up close and personal

A recent article on the other side of the Commonwealth games ended with these words: However, no amount of figures can mask the despair of those rendered homeless because of a mere 15-day ‘sporting’ event. “As a society, we have grown indifferent to equality around us. The poor are either seen as a nuisance or an encumbrance or embarrassment. Most of us are migrants to the city; if we are not being sent back, then why should labourers or beggars be made to go?” The article said much of what I have been writing for over a year now: displaced people, raised slums and so on: 3 million people will be rendered homeless by the time the show is on the road! Out of them the 1.5 million workers who were brought from other states to put the show on the road. I wonder why it took so long for the media to wake up to this realisation and to expose the sordid underside of things.

Now it is too late. We have become inured to too many aberrations and mastered the art of looking away.

For the past month I have been living with workers as my house is being repaired. It is true that there were instances in the past when I had come close to workers but that was before project why. In those days my eyes were closed as I did not see with my heart. This time is different. Workers are not just your irritating plumber who never comes on time or your loud mouthed mason, they are people whose life I have seen up close and personal.

All these workers are migrants who left their homes for a variety of reasons, the most common one being poverty. Many were brought by wily contractors and then just stayed on. Many have been in the city for decades. Murtaza is our masonry contractor. He came to the city 15 years ago as a young lad. He worked his way up slowly from daily wage labourer to mason, to small time contractor. He is the guy who will confidently quote you a price for a rood repair or bathroom tiling. Yet he is still illiterate. His acumen stems from his experience and common sense. Today his family has joined him and everyone works together: his father, father-in-law, uncles, nephews etc. So when he takes on a small contract the money remains within the family.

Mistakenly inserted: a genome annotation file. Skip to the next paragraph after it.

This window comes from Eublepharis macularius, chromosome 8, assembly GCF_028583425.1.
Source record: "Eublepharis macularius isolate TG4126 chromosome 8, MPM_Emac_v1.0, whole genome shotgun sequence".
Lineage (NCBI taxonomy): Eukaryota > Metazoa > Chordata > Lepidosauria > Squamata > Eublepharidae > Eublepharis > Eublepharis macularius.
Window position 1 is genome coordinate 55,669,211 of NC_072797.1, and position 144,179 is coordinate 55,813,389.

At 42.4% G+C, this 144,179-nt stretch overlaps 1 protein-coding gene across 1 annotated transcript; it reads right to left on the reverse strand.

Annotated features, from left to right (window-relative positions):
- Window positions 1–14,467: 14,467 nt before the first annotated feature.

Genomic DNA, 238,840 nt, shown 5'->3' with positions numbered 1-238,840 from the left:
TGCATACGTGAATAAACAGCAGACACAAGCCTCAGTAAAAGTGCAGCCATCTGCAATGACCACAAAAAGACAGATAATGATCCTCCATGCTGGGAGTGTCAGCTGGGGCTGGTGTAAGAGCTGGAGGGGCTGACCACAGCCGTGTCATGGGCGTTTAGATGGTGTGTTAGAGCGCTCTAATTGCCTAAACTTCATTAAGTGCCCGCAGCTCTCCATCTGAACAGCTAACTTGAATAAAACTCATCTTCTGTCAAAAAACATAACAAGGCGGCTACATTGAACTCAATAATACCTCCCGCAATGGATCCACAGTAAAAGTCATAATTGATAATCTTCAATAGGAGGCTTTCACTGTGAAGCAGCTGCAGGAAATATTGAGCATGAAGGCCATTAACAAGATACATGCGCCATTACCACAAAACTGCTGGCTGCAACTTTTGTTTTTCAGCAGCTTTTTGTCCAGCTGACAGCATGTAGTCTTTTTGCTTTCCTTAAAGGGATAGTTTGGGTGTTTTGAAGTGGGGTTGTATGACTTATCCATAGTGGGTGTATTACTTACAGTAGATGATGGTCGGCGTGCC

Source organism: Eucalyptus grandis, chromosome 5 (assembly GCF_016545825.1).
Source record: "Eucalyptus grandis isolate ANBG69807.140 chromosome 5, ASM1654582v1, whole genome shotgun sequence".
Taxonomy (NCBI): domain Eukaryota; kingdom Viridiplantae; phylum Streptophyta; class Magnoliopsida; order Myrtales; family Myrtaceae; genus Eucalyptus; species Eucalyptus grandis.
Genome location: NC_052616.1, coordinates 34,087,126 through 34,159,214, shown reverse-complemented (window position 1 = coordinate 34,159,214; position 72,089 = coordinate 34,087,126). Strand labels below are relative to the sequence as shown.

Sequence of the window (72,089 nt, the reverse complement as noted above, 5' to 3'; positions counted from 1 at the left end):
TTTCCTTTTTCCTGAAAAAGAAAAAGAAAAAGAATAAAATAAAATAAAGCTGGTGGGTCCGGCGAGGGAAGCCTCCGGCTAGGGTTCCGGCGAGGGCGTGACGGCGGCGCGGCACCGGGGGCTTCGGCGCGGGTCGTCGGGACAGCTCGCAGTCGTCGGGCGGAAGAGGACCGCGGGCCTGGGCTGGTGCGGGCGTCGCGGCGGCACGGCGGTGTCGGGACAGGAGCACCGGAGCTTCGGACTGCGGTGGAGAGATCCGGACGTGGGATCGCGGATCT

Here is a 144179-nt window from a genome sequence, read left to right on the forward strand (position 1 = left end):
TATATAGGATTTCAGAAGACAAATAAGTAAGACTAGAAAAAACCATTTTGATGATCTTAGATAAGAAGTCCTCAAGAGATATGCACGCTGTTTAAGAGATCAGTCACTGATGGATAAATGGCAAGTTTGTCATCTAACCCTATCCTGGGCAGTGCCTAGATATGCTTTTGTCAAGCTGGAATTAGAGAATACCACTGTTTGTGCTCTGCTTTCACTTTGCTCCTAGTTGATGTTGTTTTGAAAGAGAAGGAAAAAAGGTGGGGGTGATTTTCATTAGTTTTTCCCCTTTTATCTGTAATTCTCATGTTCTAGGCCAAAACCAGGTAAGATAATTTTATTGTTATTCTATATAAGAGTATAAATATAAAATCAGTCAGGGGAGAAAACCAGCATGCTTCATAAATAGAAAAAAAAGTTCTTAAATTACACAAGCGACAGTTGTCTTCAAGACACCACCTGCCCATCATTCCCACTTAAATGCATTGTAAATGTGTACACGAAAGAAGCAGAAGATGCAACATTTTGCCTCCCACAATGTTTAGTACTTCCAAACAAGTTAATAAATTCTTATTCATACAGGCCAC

Nabi Karim is our paint contractor. He is also Meher's uncle! He too works with his family. Over the years, as his work became more lucrative, he brought his brothers, nephews and relatives from the village. The women and children were left at home. The city was not for them. And the land had to be tended too. This was the best option for all as the land was too little to feed everyone. Though still humble and unpretentious, he is slowly becoming big time!

The workers are a happy lot. They may not quite work according to your expectations but just stop and look at them with your heart. They turn up every day notwithstanding the weather and work in terrible conditions carrying loads on flimsy ladders or breathing dust and paint fumes. They work long hours without complaining breaking just for a cup of tea that I never fail to send or for lunch.

If you come by do not be surprised to hear music at every floor. Today's' worker has a new addition to his tool kit: a cell phone, and one that has an MP3 player. As you stroll along the house you will hear different songs: nostalgic songs from Bihar where some hail from or the more recent Bollywood numbers. These are often played by the younger workers. Most of the workers sheepishly come to you and ask if they can use a plug to charge their phones. Of course is my answer! Music does make the work less tedious.

The work is taking forever, but I am not complaining. I am quite enjoying sharing my space with these incredible and brave people who have learnt to survive in the worst conditions and come out winners. It is these people that some call a nuisance or an encumbrance. I just wonder what our life would be without them.

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